Although the vast majority of the teams came from the British Isles, it was worth noting that our irrepressible Canadian, George Blanchard (almost 88 and sailing with Mike Codd) was the only North American entry, thus keeping alive his astounding streak of having sailed in every Wayfarer Worlds ever held. Also of note were Jan Katgerman and Ton Jaspers who became our first-ever Dutch entries, and the ever reliable Danes had four entries.
Team Denmark's boats arrive.
the 2001 Worlds tent village at the East Down YC
the launch ramps tended to be a busy but well organized ...
The winds were mostly fairly light.
George Blanchard (CAN 80) took part in his 11th straight Wayfarer Worlds at age 88.
Wayfarers adding to the beauties of a lovely lough
2001 Wayfarer co-World champions: (l to r) Ian Porter, Kevan Gibb, Mike McNamara, Simon Townsend
Very conveniently, Strangford Lough also lends itself to fine cruising sailing, such that the by now traditional pre-Worlds International Rally was held on the lough during the week before the championship.
a lovely, rustic scene
A view of some of the islands and back bays of Strangford Lough. In the foreground are
Margie Harrington and Alice Tyrrell (r). In the background are the Morne Mountains.
lunch at low tide
The nightly Irish musicians were outstanding.
As in 1995, Killbear Park near Parry Sound on Lake Huron’s Georgian Bay was the site of a much enjoyed Rally just prior to the Worlds.
Wayfarer time once more on the beach of Lighthouse Point, which was also an ideal spot to convene ...
... the Skippers' Meeting - a meeting with a ...
... musical difference supplied by Sue Parry.
lunch stop on the Pancake Islands
By now, it has become a rally tradition for the whole group to dine
towards the end of our week, at the most elegant restaurant that will tolerate us.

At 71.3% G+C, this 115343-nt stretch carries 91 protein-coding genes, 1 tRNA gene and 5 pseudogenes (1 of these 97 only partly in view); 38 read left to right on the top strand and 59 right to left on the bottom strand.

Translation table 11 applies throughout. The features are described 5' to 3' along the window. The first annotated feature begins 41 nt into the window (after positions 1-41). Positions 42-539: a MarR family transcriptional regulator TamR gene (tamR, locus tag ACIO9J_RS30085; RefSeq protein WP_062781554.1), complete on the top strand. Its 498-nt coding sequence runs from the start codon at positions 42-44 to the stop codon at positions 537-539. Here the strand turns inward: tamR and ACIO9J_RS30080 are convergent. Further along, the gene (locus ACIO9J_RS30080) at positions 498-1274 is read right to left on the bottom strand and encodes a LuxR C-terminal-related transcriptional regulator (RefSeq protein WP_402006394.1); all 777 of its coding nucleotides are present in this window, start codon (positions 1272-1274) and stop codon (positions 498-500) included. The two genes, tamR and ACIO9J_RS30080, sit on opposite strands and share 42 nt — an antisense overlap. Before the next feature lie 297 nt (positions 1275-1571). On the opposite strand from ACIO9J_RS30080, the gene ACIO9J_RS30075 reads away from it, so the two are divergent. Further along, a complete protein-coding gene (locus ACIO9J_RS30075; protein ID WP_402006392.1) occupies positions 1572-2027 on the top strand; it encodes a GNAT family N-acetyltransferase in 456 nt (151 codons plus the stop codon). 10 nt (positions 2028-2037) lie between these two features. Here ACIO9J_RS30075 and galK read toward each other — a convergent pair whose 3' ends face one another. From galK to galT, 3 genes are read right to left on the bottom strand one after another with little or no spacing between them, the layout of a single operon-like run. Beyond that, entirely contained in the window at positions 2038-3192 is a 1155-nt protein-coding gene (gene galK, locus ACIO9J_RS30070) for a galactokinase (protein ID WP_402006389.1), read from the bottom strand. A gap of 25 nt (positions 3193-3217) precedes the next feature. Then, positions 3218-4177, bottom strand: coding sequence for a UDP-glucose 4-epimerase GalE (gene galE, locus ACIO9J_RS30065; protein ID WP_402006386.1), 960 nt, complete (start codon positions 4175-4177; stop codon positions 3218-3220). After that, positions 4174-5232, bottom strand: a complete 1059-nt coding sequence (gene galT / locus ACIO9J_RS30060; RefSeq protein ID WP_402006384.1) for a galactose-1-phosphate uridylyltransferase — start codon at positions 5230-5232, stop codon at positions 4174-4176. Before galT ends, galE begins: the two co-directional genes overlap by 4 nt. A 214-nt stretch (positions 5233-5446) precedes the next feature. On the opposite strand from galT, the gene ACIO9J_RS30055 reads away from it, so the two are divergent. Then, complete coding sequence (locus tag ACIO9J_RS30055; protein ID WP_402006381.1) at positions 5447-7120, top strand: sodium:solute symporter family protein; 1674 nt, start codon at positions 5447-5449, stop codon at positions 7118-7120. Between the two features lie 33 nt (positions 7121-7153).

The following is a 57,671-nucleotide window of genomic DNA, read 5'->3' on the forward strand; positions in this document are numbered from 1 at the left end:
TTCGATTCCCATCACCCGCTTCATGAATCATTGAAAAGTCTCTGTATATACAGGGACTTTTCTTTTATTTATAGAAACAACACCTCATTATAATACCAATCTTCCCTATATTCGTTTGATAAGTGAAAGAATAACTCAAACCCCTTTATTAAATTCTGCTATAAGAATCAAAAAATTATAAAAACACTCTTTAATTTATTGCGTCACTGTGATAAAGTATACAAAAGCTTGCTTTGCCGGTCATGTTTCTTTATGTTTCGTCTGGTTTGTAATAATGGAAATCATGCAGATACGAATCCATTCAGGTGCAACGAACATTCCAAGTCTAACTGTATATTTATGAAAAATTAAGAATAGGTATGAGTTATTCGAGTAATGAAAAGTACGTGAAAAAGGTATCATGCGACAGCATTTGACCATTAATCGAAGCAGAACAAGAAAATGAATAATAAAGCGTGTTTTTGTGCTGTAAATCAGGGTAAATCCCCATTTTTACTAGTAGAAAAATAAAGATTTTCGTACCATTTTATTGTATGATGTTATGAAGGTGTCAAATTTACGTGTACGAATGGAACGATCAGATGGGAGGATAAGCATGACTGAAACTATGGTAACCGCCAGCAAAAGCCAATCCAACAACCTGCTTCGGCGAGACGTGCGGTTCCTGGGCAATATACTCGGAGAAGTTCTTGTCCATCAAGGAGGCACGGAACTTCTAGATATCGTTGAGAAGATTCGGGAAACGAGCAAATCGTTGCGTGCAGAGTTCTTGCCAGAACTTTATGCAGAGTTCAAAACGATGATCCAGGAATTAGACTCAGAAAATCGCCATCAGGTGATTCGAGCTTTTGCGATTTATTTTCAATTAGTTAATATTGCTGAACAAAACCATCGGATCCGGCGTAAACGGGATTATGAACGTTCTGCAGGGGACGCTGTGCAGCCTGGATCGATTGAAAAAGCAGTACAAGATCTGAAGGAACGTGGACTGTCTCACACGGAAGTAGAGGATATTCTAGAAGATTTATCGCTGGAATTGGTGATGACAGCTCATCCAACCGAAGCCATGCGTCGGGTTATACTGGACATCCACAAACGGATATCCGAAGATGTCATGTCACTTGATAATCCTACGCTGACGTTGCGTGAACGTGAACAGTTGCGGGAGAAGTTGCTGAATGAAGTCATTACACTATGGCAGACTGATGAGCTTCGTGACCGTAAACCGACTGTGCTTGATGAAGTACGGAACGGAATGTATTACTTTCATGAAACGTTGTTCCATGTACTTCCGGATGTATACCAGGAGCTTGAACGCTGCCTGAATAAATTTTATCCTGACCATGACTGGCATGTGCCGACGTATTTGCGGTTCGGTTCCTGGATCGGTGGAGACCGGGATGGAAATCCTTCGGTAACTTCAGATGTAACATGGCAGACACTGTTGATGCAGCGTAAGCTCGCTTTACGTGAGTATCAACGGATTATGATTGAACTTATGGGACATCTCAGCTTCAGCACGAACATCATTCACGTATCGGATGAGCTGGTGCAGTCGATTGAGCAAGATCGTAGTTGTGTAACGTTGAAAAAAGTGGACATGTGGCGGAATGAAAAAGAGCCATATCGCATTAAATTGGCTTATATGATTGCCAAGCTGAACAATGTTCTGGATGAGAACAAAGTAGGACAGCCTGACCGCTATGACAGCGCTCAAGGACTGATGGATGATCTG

Ken Jensen and his son, Ken, peruse the menu.
After contributing only one entry in 2001, Canada bounced back with a terrific show as the Port Credit YC with fine help from its neighbour, the Mississauga SC hosted the 12th Wayfarer Worlds Aug. 1-7, 2004 just west of Toronto.
our Canadian one-man band, John Weakley
The second largest field ever, 59 entries, proved but a small challenge to Regatta Chair, John Weakley, who had made us nervous by taking on a lot of jobs in addition to being PRO as he had been in 1995. John assured us nervous ninnies that it was all in hand, and by gar, so it turned out to be – from John’s fine Worlds web site through arranging for visiting youngsters to get a free week in the PCYC Junior Sailing programme to running the races in his usual impeccable manner, to name just a few of John’s fine works.
Visiting boats were as follows: UK – 17, Denmark, Ireland and US – 2 each, and Isle of Man – 1. The Brits again brought a couple of container-loads of their own boats and the Irish a half-container, so there was again little need for borrowed boats.
With Mike McNamara missing from the mix, it appeared that four-time Wayfarer World champion, Ian Porter, and crew, Kevan Gibb, would be the team to beat. And so it turned out. In a nine-race series that saw all but two races feature planing winds that were very cool for summer time, Ian and Kevan steamrolled the rest of us to the tune of seven firsts and one second before they sat out the finale.